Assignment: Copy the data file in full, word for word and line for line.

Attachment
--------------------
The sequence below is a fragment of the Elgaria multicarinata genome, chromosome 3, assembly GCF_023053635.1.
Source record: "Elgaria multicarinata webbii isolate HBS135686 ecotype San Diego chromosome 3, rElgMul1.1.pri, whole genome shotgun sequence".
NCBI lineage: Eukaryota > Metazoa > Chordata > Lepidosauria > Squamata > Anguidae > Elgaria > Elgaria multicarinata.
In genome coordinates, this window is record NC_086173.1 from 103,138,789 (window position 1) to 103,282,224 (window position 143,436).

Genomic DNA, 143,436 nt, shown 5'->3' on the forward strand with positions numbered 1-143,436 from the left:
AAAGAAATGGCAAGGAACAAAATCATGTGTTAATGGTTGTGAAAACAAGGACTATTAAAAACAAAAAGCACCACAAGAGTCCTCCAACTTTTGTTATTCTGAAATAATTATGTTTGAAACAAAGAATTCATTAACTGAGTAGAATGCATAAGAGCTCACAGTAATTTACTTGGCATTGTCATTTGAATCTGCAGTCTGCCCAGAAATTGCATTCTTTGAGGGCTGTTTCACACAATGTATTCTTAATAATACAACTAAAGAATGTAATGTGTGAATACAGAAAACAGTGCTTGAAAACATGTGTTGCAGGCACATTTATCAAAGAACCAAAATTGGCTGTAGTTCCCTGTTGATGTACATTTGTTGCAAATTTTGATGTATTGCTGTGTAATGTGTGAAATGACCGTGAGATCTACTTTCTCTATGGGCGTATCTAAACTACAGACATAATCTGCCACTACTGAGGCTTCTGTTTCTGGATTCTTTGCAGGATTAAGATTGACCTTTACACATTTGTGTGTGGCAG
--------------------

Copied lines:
The sequence below is a fragment of the Elgaria multicarinata genome, chromosome 3, assembly GCF_023053635.1.
Source record: "Elgaria multicarinata webbii isolate HBS135686 ecotype San Diego chromosome 3, rElgMul1.1.pri, whole genome shotgun sequence".
NCBI lineage: Eukaryota > Metazoa > Chordata > Lepidosauria > Squamata > Anguidae > Elgaria > Elgaria multicarinata.
In genome coordinates, this window is record NC_086173.1 from 103,138,789 (window position 1) to 103,282,224 (window position 143,436).

Genomic DNA, 143,436 nt, shown 5'->3' on the forward strand with positions numbered 1-143,436 from the left:
AAAGAAATGGCAAGGAACAAAATCATGTGTTAATGGTTGTGAAAACAAGGACTATTAAAAACAAAAAGCACCACAAGAGTCCTCCAACTTTTGTTATTCTGAAATAATTATGTTTGAAACAAAGAATTCATTAACTGAGTAGAATGCATAAGAGCTCACAGTAATTTACTTGGCATTGTCATTTGAATCTGCAGTCTGCCCAGAAATTGCATTCTTTGAGGGCTGTTTCACACAATGTATTCTTAATAATACAACTAAAGAATGTAATGTGTGAATACAGAAAACAGTGCTTGAAAACATGTGTTGCAGGCACATTTATCAAAGAACCAAAATTGGCTGTAGTTCCCTGTTGATGTACATTTGTTGCAAATTTTGATGTATTGCTGTGTAATGTGTGAAATGACCGTGAGATCTACTTTCTCTATGGGCGTATCTAAACTACAGACATAATCTGCCACTACTGAGGCTTCTGTTTCTGGATTCTTTGCAGGATTAAGATTGACCTTTACACATTTGTGTGTGGCAG